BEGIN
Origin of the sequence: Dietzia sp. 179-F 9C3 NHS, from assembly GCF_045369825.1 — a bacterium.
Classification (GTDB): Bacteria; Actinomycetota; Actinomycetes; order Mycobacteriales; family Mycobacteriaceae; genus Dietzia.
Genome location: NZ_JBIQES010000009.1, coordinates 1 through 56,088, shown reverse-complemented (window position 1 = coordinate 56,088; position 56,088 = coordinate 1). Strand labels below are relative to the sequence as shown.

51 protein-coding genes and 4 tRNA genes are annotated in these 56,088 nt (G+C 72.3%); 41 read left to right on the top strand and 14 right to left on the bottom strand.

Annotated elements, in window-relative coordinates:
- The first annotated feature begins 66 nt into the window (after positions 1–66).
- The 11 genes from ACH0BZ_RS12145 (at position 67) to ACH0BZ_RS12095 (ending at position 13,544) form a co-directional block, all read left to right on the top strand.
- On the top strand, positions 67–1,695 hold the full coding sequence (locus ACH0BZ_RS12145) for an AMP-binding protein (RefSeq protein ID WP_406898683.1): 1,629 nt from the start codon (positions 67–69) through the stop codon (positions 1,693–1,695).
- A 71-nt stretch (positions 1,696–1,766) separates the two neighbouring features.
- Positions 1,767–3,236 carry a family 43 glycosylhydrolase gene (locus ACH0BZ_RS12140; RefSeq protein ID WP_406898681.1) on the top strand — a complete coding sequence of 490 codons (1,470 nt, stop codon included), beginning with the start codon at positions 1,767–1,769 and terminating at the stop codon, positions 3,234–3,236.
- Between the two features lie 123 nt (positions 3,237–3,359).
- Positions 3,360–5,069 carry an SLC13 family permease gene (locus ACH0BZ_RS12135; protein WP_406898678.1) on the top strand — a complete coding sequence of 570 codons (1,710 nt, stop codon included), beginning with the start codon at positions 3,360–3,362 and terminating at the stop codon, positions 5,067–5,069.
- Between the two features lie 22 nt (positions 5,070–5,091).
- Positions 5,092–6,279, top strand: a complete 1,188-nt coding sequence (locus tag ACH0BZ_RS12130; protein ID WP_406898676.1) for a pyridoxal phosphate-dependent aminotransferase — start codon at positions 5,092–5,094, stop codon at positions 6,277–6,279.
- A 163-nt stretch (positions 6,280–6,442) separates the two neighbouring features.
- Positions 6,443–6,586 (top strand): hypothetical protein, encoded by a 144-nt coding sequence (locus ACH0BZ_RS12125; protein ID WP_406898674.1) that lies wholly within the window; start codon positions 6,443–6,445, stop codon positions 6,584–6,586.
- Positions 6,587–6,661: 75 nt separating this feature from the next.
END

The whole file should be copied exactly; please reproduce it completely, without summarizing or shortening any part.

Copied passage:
Origin of the sequence: Dietzia sp. 179-F 9C3 NHS, from assembly GCF_045369825.1 — a bacterium.
Classification (GTDB): Bacteria; Actinomycetota; Actinomycetes; order Mycobacteriales; family Mycobacteriaceae; genus Dietzia.
Genome location: NZ_JBIQES010000009.1, coordinates 1 through 56,088, shown reverse-complemented (window position 1 = coordinate 56,088; position 56,088 = coordinate 1). Strand labels below are relative to the sequence as shown.

51 protein-coding genes and 4 tRNA genes are annotated in these 56,088 nt (G+C 72.3%); 41 read left to right on the top strand and 14 right to left on the bottom strand.

Annotated elements, in window-relative coordinates:
- The first annotated feature begins 66 nt into the window (after positions 1–66).
- The 11 genes from ACH0BZ_RS12145 (at position 67) to ACH0BZ_RS12095 (ending at position 13,544) form a co-directional block, all read left to right on the top strand.
- On the top strand, positions 67–1,695 hold the full coding sequence (locus ACH0BZ_RS12145) for an AMP-binding protein (RefSeq protein ID WP_406898683.1): 1,629 nt from the start codon (positions 67–69) through the stop codon (positions 1,693–1,695).
- A 71-nt stretch (positions 1,696–1,766) separates the two neighbouring features.
- Positions 1,767–3,236 carry a family 43 glycosylhydrolase gene (locus ACH0BZ_RS12140; RefSeq protein ID WP_406898681.1) on the top strand — a complete coding sequence of 490 codons (1,470 nt, stop codon included), beginning with the start codon at positions 1,767–1,769 and terminating at the stop codon, positions 3,234–3,236.
- Between the two features lie 123 nt (positions 3,237–3,359).
- Positions 3,360–5,069 carry an SLC13 family permease gene (locus ACH0BZ_RS12135; protein WP_406898678.1) on the top strand — a complete coding sequence of 570 codons (1,710 nt, stop codon included), beginning with the start codon at positions 3,360–3,362 and terminating at the stop codon, positions 5,067–5,069.
- Between the two features lie 22 nt (positions 5,070–5,091).
- Positions 5,092–6,279, top strand: a complete 1,188-nt coding sequence (locus tag ACH0BZ_RS12130; protein ID WP_406898676.1) for a pyridoxal phosphate-dependent aminotransferase — start codon at positions 5,092–5,094, stop codon at positions 6,277–6,279.
- A 163-nt stretch (positions 6,280–6,442) separates the two neighbouring features.
- Positions 6,443–6,586 (top strand): hypothetical protein, encoded by a 144-nt coding sequence (locus ACH0BZ_RS12125; protein ID WP_406898674.1) that lies wholly within the window; start codon positions 6,443–6,445, stop codon positions 6,584–6,586.
- Positions 6,587–6,661: 75 nt separating this feature from the next.